How We Spent Your Summer Vacation

Monday, September 25th, 2006

by Dennis DiPaolo

You could have knocked me over with a feather! When I told you about our Open House and Backstage Tour in last April’s newsletter, I honestly didn’t expect all of you to actually show up.

Well, a ton of you came to the Backstage Tour before we opened. Our entire team enjoyed getting to talk to you casually; not about solving pool problems and without having to watch out for who was next in line. The tour of our second floor was the most popular (well, next to the food). The factory reps all thought it was the best store promotion they had ever attended. Even people who just happened to show up without knowing about it thought it was great.

Thank you for all your support. Thank you to everyone who cleaned and polished to get everything looking spic-and-span for the day, and to all the team members who came in on their day off to be tour guides.. Our next event will be our annual Blood Drive on Friday, August 18th. Please help us out with it—blood supplies are always critically low during summer vacations. We promise to make it fast and efficient; with the best food and gift bags. We’ll even take reservations. We’ll also have another Backstage Tour sometime in early November after we make the transition to billiard, bar, and game season.

Pool Store Notes

Maybe it’s global warming, maybe it’s bad luck, but we were like a ghost town all of May while it was cold and rainy. Then you all showed up Memorial Day weekend. Our team did a wonderful job. We never ran out of anything and the lines moved quickly enough considering.

Here’s a tip for busy days: at the waterlab take a number, go to the coffee shop, have a FREE coffee or pastry (or both), and watch a movie until it’s your turn. After your test, don’t go to the Parts Department for chemical advice. There is no need to stand in another line, and there is almost never a wait for chemical advice in the chemical department! One wait is enough. Plus, those of us working the chemical department can help you find the chemical, and write on the container to match your print-out. The people in the Parts Department can’t leave to go to the Chemical Department with you—the other customers waiting for parts tweak out when they see that.  We are continuing to explore ways to make your trip to the store as simple, and as fast as possible.

What’s happening to prices? The big shock (no pun intended) was in chlorine last year, based on punitive tariffs put on Chinese and Spanish chlorine in order to protect the American manufacturers. Prices came down a little this spring, but they are never going to be as low as a couple of years ago.

We’ve stopped trying to carry a consistent brand of low-priced bromine. Instead, we are referring to it as “Generic Bromine”. The actual brand will be a good brand that we could get on sale. In the past couple of years, that’s been Aqua Clear, Swimfree, and Omni. All of those, by the way, are made by Bio-Lab, who makes our best brand of bromine: Bioguard. In reality, there are only about four mega-companies left that own everyone else!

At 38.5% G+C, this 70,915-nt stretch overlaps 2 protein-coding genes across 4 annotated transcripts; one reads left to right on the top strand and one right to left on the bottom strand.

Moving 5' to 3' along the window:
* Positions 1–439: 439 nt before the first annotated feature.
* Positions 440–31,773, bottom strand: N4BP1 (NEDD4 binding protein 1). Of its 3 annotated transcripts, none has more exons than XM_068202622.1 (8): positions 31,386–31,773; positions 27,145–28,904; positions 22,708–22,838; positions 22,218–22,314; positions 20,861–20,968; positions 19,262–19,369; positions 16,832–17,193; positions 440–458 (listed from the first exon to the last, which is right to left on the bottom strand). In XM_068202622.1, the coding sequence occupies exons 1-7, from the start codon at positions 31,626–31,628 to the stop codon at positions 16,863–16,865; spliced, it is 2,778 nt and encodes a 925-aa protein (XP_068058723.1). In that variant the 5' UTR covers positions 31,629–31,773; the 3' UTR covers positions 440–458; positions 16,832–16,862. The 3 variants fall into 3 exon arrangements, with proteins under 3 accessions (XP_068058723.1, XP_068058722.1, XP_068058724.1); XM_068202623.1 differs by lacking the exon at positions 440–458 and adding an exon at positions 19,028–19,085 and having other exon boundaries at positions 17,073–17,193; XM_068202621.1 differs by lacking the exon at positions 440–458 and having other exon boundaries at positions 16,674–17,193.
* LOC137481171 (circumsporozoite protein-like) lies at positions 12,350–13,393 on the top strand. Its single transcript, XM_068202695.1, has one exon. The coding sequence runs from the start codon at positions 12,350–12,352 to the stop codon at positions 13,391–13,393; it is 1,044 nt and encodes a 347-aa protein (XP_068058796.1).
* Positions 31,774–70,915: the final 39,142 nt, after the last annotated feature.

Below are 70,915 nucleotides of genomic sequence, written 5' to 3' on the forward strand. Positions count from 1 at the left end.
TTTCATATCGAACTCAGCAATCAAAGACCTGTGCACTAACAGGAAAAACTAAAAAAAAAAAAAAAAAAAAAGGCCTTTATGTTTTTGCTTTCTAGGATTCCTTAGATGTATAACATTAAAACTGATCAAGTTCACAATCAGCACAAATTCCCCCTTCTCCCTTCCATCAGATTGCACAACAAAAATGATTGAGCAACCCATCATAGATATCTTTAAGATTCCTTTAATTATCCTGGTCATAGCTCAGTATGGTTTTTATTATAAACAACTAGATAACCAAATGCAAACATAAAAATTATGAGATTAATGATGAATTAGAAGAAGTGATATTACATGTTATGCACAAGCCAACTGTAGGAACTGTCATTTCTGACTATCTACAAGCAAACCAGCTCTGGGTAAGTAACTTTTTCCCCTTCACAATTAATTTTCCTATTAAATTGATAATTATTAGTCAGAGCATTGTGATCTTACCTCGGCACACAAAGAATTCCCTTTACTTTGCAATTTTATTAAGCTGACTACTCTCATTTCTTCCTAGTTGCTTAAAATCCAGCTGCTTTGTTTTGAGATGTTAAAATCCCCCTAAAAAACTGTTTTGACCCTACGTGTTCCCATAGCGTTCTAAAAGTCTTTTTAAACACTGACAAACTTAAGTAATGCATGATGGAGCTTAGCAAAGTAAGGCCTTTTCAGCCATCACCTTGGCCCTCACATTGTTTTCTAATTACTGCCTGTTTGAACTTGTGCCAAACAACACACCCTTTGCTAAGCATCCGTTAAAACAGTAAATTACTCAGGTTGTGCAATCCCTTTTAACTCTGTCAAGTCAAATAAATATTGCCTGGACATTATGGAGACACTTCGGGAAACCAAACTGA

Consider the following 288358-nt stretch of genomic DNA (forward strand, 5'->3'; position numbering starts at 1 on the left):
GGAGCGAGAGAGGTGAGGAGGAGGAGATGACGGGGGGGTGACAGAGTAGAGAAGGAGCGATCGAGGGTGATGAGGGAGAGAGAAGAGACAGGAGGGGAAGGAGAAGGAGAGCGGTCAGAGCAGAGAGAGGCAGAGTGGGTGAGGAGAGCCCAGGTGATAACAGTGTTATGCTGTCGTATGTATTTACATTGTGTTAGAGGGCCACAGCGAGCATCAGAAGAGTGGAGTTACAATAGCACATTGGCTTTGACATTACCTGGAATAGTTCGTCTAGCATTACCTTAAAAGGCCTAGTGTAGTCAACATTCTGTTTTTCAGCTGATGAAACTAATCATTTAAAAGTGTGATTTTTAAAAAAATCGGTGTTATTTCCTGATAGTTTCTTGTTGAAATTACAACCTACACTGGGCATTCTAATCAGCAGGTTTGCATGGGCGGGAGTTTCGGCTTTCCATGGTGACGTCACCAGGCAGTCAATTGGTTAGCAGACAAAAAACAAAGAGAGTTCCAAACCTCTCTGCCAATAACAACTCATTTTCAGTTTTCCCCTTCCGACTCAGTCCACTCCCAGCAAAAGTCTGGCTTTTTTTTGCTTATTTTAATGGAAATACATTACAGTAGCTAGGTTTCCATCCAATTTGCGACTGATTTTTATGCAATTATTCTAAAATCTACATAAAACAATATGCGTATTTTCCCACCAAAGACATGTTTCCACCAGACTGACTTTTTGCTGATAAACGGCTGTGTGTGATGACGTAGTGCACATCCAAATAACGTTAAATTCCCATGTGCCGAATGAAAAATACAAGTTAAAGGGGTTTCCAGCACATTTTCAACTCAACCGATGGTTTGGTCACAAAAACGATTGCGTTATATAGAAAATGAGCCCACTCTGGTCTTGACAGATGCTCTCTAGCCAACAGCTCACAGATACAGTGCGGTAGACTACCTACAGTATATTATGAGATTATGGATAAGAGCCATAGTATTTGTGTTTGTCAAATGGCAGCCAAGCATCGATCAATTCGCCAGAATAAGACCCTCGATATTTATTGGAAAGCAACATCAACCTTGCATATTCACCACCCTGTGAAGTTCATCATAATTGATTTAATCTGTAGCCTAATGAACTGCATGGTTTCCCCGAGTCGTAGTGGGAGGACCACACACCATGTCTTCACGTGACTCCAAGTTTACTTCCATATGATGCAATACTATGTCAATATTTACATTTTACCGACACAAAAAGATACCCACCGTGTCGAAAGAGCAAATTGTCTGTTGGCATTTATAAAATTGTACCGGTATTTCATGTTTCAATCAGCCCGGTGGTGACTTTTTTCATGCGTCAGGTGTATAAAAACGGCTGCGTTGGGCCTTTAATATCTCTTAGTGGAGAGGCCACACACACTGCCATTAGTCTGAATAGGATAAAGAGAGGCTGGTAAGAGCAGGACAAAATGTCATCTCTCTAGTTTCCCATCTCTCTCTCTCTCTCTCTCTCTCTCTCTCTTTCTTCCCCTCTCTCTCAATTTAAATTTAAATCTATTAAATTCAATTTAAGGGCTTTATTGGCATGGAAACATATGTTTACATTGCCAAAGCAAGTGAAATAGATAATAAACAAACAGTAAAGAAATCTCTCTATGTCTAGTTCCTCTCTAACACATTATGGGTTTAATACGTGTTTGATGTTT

How about names? The Environmental Protection Agency is currently reviewing its rules regarding pool shocks—I imagine because of the flood of new chlorine shocks that have hit the market recently; many with directions which don’t actually reach “break point” in some conditions.  The marketing advantages are two-fold: buying a weaker shock keeps the price down for you, and it means you can swim faster after shocking. Now that so many people use PHmB products, such as Baquacil, with no time lost to shocking, chlorine users have been demanding less lost time (or just giving up and switching to Baquacil).

The EPA’s interest is obviously in that the older, stronger chlorine shocks actually “shock” in almost all pool conditions, and it is a bit problematic whether or not the new ones do. Of course, every time the EPA changes its regulations, some chemical companies line up with them, while others just figure a way around them.

These new regulations are still being debated and developed, so you’ll probably see name changes and directions changing over the next four to six years. In the future, the word “shock” will probably only be used in conjunction with chlorine-based pools because chlorine based pools have two reasons to need weekly shocking, while bromine and Baquacil pools only have one reason for a monthly shock. In fact, when Baquacil Shock and Oxidizer was first developed, it was called a clarifier, and in Softswim “C”, the “C” stands for clarifier. Of course, that always confused consumers, because the pool industry already had clarifiers, which are “sticky” polymers.

I’ve seen this happen before: we will probably see names change, then change back, then change again. It won’t make any sense, and in some cases, it will make things worse. Remember, there’s a federal government committee in charge!

Finally, a reminder: unlike every other pool store around, we have a price for 1 ½ cases of Baquacil Shock and Oxidizer, 1 ½ cases of Baquacil Sanitizer, and 1 ½ cases of Baquacil Ultra Sanitizer. This is cheaper than a case plus two bottles, without requiring you to buy two full cases. Why? Because the most popular pool in New England is 15,000 gallons, which uses 1 ½ cases a year. We’re trying to make out products work for the way you live.

We are also going to stop carrying Baquacil Ultra Shock and Oxidizer, because you, our cashiers and our warehouse team just found it too difficult to give you the right item and price. It only came in cases of two: a committee copying a bad idea by a competitor. The blue bottle is exactly the same product as the purple bottle, and no one will have to figure out “four mini cases of two” in order to make it as cheap as two cases of Baquashock.

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